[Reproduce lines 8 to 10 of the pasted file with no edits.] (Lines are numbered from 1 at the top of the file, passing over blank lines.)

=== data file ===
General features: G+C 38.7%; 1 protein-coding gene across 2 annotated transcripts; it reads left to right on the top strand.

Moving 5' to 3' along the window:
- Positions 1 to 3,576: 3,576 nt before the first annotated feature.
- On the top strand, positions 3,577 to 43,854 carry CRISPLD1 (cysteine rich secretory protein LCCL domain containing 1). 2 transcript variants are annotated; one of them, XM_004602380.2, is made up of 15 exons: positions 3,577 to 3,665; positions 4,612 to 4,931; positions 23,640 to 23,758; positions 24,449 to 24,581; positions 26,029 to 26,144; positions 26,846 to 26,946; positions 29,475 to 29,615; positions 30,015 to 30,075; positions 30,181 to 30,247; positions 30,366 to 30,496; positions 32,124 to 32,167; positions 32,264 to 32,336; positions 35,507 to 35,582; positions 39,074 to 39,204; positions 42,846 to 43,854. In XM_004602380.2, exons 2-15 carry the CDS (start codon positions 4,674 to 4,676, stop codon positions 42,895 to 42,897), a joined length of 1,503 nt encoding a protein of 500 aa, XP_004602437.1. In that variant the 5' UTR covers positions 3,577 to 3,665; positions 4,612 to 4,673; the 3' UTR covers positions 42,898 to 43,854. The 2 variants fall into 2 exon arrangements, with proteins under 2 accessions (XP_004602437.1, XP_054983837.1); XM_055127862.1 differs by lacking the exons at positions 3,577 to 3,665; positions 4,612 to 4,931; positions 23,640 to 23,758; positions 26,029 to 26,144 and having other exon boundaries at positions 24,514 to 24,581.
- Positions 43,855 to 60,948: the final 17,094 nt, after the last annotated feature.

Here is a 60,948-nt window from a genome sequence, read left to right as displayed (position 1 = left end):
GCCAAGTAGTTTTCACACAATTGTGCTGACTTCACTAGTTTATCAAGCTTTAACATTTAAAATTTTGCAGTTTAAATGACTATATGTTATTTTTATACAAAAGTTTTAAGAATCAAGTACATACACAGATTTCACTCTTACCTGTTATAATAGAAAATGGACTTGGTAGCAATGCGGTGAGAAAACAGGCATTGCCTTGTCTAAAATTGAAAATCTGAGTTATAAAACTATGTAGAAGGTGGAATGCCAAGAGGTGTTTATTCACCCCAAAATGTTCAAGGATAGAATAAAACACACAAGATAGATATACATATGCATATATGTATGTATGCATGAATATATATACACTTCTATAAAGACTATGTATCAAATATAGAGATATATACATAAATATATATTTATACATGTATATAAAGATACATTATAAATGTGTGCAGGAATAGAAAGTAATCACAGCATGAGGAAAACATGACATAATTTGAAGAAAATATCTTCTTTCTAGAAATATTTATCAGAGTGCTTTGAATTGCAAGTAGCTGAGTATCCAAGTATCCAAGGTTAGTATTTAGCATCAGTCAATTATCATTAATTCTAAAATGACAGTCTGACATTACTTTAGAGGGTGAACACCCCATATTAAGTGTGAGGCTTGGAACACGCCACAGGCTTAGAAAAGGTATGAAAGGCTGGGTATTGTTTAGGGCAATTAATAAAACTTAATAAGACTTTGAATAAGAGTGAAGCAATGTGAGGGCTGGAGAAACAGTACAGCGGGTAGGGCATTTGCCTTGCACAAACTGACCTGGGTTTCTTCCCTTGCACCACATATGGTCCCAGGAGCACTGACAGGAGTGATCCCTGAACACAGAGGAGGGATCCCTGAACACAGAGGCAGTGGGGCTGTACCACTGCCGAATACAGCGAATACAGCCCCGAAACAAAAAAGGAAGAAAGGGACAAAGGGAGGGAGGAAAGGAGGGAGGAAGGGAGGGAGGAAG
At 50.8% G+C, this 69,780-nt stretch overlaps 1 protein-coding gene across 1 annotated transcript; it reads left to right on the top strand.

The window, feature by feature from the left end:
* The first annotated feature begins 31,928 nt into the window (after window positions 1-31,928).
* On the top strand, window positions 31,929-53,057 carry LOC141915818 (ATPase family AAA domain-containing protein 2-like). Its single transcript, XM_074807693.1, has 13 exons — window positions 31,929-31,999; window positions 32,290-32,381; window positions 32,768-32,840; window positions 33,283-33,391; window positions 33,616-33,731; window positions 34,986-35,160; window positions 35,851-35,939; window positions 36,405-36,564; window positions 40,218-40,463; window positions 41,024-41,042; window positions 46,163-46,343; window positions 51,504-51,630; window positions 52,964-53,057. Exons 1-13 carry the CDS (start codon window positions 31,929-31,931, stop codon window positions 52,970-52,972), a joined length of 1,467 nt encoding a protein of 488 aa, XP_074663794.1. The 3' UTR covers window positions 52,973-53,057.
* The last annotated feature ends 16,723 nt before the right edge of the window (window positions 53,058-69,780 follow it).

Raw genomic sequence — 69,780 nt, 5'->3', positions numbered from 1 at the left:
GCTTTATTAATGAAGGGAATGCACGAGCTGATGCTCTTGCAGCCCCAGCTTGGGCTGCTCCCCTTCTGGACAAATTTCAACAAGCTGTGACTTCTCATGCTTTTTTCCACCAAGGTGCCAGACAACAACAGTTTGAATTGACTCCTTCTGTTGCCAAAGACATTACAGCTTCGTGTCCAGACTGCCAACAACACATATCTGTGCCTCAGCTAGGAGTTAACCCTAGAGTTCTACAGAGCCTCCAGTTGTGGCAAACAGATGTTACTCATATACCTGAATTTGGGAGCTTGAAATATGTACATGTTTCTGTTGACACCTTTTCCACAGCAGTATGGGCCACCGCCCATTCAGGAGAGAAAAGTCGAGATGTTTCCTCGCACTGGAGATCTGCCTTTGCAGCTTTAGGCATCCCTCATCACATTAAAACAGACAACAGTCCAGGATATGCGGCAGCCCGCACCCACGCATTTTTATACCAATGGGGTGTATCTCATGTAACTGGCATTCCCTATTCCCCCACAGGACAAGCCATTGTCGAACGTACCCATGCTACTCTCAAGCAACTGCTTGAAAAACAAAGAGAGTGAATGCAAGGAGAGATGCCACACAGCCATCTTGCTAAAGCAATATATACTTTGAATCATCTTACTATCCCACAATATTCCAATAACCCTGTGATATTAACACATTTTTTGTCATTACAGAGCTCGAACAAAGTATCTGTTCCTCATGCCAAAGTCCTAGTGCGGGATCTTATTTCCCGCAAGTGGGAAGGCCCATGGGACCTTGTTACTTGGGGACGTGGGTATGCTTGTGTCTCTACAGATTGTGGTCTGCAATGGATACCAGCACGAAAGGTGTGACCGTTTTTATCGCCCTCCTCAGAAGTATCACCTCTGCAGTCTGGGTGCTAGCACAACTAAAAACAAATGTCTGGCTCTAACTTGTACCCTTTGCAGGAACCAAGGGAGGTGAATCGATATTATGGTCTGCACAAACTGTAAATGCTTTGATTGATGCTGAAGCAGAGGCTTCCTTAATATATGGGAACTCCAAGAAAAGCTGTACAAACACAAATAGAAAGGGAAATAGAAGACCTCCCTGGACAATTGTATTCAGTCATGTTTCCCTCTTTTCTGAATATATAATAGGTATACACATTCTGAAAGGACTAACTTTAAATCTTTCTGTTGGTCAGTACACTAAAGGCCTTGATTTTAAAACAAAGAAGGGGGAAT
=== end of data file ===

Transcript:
At 50.8% G+C, this 69,780-nt stretch overlaps 1 protein-coding gene across 1 annotated transcript; it reads left to right on the top strand.

The window, feature by feature from the left end:
* The first annotated feature begins 31,928 nt into the window (after window positions 1-31,928).